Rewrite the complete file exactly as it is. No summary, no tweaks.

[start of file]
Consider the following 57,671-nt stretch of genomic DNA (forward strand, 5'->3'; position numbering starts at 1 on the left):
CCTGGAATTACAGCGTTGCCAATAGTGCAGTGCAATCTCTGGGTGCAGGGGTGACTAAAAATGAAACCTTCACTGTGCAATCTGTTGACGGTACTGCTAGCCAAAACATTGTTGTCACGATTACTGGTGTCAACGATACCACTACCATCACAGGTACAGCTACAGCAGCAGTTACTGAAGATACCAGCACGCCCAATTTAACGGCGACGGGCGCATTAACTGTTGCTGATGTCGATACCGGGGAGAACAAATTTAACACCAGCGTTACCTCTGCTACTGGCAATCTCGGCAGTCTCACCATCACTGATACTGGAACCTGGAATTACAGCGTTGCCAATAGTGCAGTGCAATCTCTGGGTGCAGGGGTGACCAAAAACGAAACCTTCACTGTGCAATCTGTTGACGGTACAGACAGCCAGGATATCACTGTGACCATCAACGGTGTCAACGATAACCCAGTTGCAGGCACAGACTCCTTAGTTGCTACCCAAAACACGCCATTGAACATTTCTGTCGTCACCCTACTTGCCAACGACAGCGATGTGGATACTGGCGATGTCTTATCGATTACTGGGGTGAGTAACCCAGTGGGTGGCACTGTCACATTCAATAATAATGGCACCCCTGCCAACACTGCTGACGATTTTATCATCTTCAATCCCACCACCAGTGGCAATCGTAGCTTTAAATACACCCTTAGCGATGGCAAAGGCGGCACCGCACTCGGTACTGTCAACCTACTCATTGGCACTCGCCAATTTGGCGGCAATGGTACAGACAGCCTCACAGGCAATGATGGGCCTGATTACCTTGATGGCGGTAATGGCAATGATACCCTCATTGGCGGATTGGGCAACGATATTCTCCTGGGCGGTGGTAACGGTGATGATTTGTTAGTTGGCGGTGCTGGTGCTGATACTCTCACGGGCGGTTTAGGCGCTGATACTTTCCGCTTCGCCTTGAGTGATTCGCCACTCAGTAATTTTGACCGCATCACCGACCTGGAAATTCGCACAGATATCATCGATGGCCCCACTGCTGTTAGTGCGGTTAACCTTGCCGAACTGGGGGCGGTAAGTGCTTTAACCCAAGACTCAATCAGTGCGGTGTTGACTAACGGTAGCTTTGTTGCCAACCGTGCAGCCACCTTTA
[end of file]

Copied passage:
Consider the following 57,671-nt stretch of genomic DNA (forward strand, 5'->3'; position numbering starts at 1 on the left):
CCTGGAATTACAGCGTTGCCAATAGTGCAGTGCAATCTCTGGGTGCAGGGGTGACTAAAAATGAAACCTTCACTGTGCAATCTGTTGACGGTACTGCTAGCCAAAACATTGTTGTCACGATTACTGGTGTCAACGATACCACTACCATCACAGGTACAGCTACAGCAGCAGTTACTGAAGATACCAGCACGCCCAATTTAACGGCGACGGGCGCATTAACTGTTGCTGATGTCGATACCGGGGAGAACAAATTTAACACCAGCGTTACCTCTGCTACTGGCAATCTCGGCAGTCTCACCATCACTGATACTGGAACCTGGAATTACAGCGTTGCCAATAGTGCAGTGCAATCTCTGGGTGCAGGGGTGACCAAAAACGAAACCTTCACTGTGCAATCTGTTGACGGTACAGACAGCCAGGATATCACTGTGACCATCAACGGTGTCAACGATAACCCAGTTGCAGGCACAGACTCCTTAGTTGCTACCCAAAACACGCCATTGAACATTTCTGTCGTCACCCTACTTGCCAACGACAGCGATGTGGATACTGGCGATGTCTTATCGATTACTGGGGTGAGTAACCCAGTGGGTGGCACTGTCACATTCAATAATAATGGCACCCCTGCCAACACTGCTGACGATTTTATCATCTTCAATCCCACCACCAGTGGCAATCGTAGCTTTAAATACACCCTTAGCGATGGCAAAGGCGGCACCGCACTCGGTACTGTCAACCTACTCATTGGCACTCGCCAATTTGGCGGCAATGGTACAGACAGCCTCACAGGCAATGATGGGCCTGATTACCTTGATGGCGGTAATGGCAATGATACCCTCATTGGCGGATTGGGCAACGATATTCTCCTGGGCGGTGGTAACGGTGATGATTTGTTAGTTGGCGGTGCTGGTGCTGATACTCTCACGGGCGGTTTAGGCGCTGATACTTTCCGCTTCGCCTTGAGTGATTCGCCACTCAGTAATTTTGACCGCATCACCGACCTGGAAATTCGCACAGATATCATCGATGGCCCCACTGCTGTTAGTGCGGTTAACCTTGCCGAACTGGGGGCGGTAAGTGCTTTAACCCAAGACTCAATCAGTGCGGTGTTGACTAACGGTAGCTTTGTTGCCAACCGTGCAGCCACCTTTA